I’m naturally an extroverted person and therefore invigorated and inspired by being around other people. I liked nothing more than heading into my company head office, walking down the hallways and stopping to chat with our staff members. Yes. I’m THAT annoying person who bounds in the morning with a sunny disposition, goofy grin and a peal of ever-ready laughter on my lips.
As like most Australians, I’ve had to adjust to the new landscape of working from home. The concept of working most of my productive hours by myself from my house left me with some trepidation I have to admit. How would I cope? What would happen to my productivity? Could I still enjoy working when I’m not around people? How would I stop myself getting distracted by the ever enticement of Netflix? (hmm maybe that’s just me!)
When we bought our house many years ago the study/office was a nice addition but not something that I thought would be a crucial factor in our lives.
I never really paid attention to the room as I rarely used it nor needed it as I had my company office. Let’s be honest it was used mainly to store the kids old school reports, photographs, books and anything else that fell into the “miscellaneous” category. However, now that I’m sitting in there daily, I now have a much better appreciation for the design and layout within our abode and how it’s suited my purposes.
Apart from the obvious office set up, furniture, IT and for a ‘people person’, the connectivity platforms (ie. Zoom, GoToMeeting), I’ve been able to identify a few aspects that have ensured that I’ve been able to maintain productivity and interestingly, enjoyment levels. Yes, this extrovert can still thrive in a remote isolated environment. Who knew?!
Here are a few things that I’ve noted about our study/office that have had a profoundly positive effect on my working from home lifestyle:
Now if you’re able to work within an open space, then I commend you. For myself, even though I loved talking and interacting with people in my company office, I always found that when I sat down to do work, I was better suited to be in a separate office (though my door was always open).
As my study/office is a separate dedicated room within the home I was able to continue this practice. It’s also located away from the heart and busyness of the family home which has been a much-needed barrier to distractions. I can mentally prepare myself and separate (literally) work environment and home life.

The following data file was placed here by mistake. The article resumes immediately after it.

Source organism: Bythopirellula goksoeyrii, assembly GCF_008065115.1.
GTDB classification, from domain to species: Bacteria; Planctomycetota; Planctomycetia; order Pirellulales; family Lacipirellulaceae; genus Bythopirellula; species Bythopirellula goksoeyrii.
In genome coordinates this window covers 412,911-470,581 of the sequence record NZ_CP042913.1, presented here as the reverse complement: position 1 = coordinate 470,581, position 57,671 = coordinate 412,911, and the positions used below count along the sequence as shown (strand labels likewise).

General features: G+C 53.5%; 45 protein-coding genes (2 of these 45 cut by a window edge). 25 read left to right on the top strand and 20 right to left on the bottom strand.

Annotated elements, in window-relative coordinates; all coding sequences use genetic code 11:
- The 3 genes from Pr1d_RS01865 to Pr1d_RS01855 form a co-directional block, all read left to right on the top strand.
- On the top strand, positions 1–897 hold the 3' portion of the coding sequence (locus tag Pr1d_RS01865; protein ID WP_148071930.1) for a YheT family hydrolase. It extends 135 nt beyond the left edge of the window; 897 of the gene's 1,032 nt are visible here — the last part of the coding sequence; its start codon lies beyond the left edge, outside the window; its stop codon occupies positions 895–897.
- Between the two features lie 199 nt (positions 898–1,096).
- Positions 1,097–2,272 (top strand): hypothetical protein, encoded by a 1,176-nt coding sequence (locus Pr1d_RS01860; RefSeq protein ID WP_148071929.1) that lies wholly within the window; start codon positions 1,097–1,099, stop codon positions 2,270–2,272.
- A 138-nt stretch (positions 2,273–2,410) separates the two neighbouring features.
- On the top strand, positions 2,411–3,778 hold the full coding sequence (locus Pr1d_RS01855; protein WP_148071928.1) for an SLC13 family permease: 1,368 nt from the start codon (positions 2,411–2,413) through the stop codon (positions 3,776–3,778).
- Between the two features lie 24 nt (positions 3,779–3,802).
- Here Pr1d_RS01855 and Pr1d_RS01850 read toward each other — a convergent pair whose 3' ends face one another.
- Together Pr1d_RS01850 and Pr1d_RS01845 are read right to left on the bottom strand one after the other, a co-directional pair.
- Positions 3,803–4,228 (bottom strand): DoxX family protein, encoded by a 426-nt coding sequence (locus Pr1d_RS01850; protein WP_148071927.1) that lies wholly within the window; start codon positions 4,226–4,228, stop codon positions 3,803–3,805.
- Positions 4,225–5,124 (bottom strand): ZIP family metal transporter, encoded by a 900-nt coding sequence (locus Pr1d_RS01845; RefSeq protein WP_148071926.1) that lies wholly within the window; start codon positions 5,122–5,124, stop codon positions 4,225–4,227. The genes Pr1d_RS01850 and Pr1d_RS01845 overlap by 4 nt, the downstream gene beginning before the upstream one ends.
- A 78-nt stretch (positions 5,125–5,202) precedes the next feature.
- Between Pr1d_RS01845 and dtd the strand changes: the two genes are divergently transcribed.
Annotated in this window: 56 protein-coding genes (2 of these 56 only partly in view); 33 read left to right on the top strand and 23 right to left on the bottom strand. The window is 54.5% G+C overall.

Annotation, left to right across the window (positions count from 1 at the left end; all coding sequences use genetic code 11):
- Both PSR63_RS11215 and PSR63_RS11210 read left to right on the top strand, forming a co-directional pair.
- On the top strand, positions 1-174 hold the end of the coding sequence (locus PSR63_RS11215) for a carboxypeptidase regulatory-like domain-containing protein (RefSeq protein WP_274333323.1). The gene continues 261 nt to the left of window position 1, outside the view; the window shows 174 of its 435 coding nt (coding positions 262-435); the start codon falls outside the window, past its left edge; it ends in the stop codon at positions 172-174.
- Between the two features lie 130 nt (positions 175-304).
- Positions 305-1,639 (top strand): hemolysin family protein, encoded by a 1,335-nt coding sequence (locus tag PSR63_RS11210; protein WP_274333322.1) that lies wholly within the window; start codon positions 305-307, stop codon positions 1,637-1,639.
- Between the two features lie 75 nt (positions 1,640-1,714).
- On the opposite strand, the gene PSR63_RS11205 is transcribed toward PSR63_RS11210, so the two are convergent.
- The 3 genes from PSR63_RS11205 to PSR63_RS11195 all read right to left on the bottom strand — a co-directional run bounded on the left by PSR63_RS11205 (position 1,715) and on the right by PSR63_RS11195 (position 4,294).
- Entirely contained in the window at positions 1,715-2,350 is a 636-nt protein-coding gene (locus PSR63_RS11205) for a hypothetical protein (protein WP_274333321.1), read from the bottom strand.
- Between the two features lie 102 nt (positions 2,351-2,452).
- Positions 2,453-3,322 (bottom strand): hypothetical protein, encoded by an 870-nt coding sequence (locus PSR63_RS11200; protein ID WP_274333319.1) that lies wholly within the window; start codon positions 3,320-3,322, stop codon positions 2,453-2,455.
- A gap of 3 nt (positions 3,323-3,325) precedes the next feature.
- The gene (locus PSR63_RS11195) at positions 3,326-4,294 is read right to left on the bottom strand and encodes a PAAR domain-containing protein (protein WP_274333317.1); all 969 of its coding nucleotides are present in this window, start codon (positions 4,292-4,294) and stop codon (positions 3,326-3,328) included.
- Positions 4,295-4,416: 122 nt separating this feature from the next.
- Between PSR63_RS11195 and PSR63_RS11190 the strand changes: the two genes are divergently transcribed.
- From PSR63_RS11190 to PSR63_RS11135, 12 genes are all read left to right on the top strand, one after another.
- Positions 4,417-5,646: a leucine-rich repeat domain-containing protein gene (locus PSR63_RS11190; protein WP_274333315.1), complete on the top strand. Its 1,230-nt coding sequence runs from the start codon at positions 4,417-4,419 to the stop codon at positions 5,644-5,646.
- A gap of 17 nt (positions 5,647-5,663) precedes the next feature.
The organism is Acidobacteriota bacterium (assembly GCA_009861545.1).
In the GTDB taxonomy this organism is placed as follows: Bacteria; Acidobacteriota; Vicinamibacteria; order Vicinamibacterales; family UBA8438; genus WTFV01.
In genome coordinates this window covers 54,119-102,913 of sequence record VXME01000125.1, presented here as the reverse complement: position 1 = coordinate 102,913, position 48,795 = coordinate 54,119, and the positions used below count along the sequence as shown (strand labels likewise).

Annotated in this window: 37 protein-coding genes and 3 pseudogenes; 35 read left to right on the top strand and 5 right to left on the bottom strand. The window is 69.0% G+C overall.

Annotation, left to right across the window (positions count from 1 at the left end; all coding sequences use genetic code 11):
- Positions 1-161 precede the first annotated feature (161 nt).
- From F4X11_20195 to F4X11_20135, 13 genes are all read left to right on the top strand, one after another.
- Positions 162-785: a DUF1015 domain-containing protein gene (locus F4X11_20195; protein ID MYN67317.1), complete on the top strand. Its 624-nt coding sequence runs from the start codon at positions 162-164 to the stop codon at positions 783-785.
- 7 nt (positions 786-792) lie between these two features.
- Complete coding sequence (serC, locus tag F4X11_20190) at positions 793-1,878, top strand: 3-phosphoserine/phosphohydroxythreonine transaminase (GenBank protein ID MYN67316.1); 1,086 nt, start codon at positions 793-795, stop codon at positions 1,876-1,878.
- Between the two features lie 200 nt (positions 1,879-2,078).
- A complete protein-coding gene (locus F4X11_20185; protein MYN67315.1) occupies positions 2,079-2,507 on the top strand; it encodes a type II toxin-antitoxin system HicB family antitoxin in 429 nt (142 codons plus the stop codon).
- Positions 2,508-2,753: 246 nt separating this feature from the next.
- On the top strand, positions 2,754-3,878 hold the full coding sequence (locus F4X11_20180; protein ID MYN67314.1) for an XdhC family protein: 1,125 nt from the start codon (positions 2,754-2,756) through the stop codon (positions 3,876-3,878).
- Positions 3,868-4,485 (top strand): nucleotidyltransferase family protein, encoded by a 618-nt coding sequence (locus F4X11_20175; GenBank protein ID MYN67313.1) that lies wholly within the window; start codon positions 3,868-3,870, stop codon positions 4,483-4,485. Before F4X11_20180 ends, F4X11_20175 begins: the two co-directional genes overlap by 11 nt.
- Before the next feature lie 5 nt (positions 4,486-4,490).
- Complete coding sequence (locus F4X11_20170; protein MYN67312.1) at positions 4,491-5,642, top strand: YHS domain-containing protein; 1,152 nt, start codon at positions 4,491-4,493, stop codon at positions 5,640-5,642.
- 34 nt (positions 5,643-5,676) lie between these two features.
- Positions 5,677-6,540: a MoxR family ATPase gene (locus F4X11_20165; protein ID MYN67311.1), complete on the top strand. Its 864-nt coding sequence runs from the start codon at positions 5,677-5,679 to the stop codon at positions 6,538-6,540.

2. Bathroom Access
I know it sounds silly, but there is a bathroom (powder room) close to the study/office which means I’m not moving through the household to visit the ‘ladies’. Easy bathroom access means I am able to continue the separation of work and home life when I need a quick bathroom break and also prevents me from being enticed into distractions.
3. Look up!
I knew I always liked the look and vibe of the high ceilings throughout our house, but now that I’m spending so many hours within the confines of a room, I appreciate them even more. The high ceilings provide a feeling of a larger space and prevent you from feeling closed in and claustrophobic.
4. Look outwards!
One thing I’ve loved about working from home is that the design of the house has meant that the study/office windows are in a location that face into the garden which has been absolutely wonderful. Nothing better to motivate, inspire or recharge than having a view.
5. Light, light and more light
Let there be light. Lots of natural light to be precise. Lighting is so important in any dwelling and much thought and planning goes into a lighting plan, but mother nature also provides us with wonderful globes all year round.
In my study/office there are floor to ceiling windows that take up one side of the room. The feeling of letting the outside in has been fantastic and a much-needed aspect of the room to reinvigorate me when I’ve been feeling somewhat sluggish.
6. Sound reduction
As much as I love listening to music, sometimes my 20-year-old daughters Spotify playlist at high decibels is not something I want to be hearing when I’m on a video teleconference call. Thankfully thick solid sealed doors and insulation to the study/office provides a barrier to the latest Jay Z tune.
7. Power Outlets
How many times have we been on our hands and knees feeling along the skirting board or wall to find power points for our gadgets, only to discover that a.) there weren’t enough and b.) weren’t located in the position you needed? Not only did I have enough power outlets to accommodate my additional devices, but they were situated in the correct locations which meant I didn’t need to use extension cords or power boards.
With COVI -19, our normal working landscape has fundamentally changed. To what exactly I don’t know, but I do know working remotely in some format is a part of the working psyche for the current and imminent future.
With that in mind, I hope some of these small observations might be considerations to think about when you’re renovating or building your new project to help you to work from home successfully and happily.